[squeak-dev] etoys web browser plugin on Linux

Bert Freudenberg bert at freudenbergs.de
Wed Jul 13 12:00:48 UTC 2011

Sugar does not use XMPP directly. Instead there is a library aptly called "telepathy" which establishes a communication channel by any means available. E.g. if both parties are in the same local network, it can just use a direct tcp connection. Otherwise it might open a tunn via XMPP, which allows NAT traversal etc:


Communication is via D-Bus. Which makes it harder to use on platforms other than Linux. 

Note that this is not a replacement for Nebraska, but simply a way to open a TCP connection to someone else without having to type in an IP address. Nebraska (or whatever) sits on top of this. 

- Bert -

On 13.07.2011, at 04:27, Gary Dunn <garydunnhi at gmail.com> wrote:

> Local or cloud depends on your requirements. I happen to prefer local,
> stand-alone capability for Open Slate, with network connections just a
> way to research and collaborate, and log telemetry (student
> performance).
> The choice of XMPP server will require a reasonable amount of testing,
> and may be influenced by your ability to use commercial software, GPL
> software, etc. You can try out XMPP by creating a free account on
> Jabber. Mostly acts like any old school chat program, a la AIM. Kind
> of passe these days, what with SMS and Twitter. What we are interested
> in is the ability to know who is available at the moment. XMPP is not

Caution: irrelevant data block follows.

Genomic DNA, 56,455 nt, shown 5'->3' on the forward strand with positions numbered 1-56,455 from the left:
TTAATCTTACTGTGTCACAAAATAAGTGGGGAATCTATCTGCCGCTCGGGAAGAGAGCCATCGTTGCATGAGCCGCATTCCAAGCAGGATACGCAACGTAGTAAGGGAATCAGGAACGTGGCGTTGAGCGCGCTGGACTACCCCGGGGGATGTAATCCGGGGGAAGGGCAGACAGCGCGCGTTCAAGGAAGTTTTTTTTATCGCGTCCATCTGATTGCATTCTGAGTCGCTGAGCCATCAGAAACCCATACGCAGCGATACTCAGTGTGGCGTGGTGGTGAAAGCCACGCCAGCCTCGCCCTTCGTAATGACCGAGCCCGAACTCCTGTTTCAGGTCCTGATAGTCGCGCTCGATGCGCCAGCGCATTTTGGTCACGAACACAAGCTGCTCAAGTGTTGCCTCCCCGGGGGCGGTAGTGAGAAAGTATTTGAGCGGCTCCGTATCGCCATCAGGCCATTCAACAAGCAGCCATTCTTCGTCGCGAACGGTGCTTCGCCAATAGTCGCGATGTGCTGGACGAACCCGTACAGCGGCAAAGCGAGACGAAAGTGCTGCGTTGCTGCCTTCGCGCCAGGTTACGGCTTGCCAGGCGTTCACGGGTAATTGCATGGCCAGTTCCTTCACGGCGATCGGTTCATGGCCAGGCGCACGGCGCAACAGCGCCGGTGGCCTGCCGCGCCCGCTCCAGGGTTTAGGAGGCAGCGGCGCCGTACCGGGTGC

> very useful as a data exchange format, rather slow. HTTP being an
> obvious alternative.
> I believe Etoys has an XMPP class. No need to reinvent the wheel. The
> best man to speak to that is Bert Freudenberg, the squeaker behind the
> whole Etoys OLPC movement.
> -- 
> Gary Dunn
> Honolulu
> http://openslate.org
> On Tue, Jul 12, 2011 at 2:27 PM, Brad Fuller <bradallenfuller at gmail.com> wrote:
>> Wow Gary, thanks.
>> I gleen from your reply that you think going the "client" route - with
>> an app on the user pc - and then connecting to the cloud as need, is a
>> proper, or best approach for this idea.
>> So, looking through the Presence info and then taking the XMPP link,
>> it seems that Apache already has an XMPP service and there\s a list of
>> many more. I have no idea what this really mean, but maybe it means an
>> XMPP client can be created in squeak and work with your own XMPP
>> service? Again, I"m only speculating after looking at this in 10min.
>> thanks,
>> brad
>> On Tue, Jul 12, 2011 at 16:37, Gary Dunn <garydunnhi at gmail.com> wrote:
>>> I have been investigating similar issues for the Open Slate Project.
>>> Many challenges to overcomes, but it is possible.
>>>    o Security
>>>    o Presence, as in http://en.wikipedia.org/wiki/Presence_information
>>>    o Version synchronization, dependencies
>>> I have been poking around in Nebraska. Realistically only applicable
>>> in a LAN environment and even then awkward by today's standards, but
>>> not so bad if the goal is to learn how it works -- what is an IP
>>> address, what does it do, where does it come from. In Nebraska you can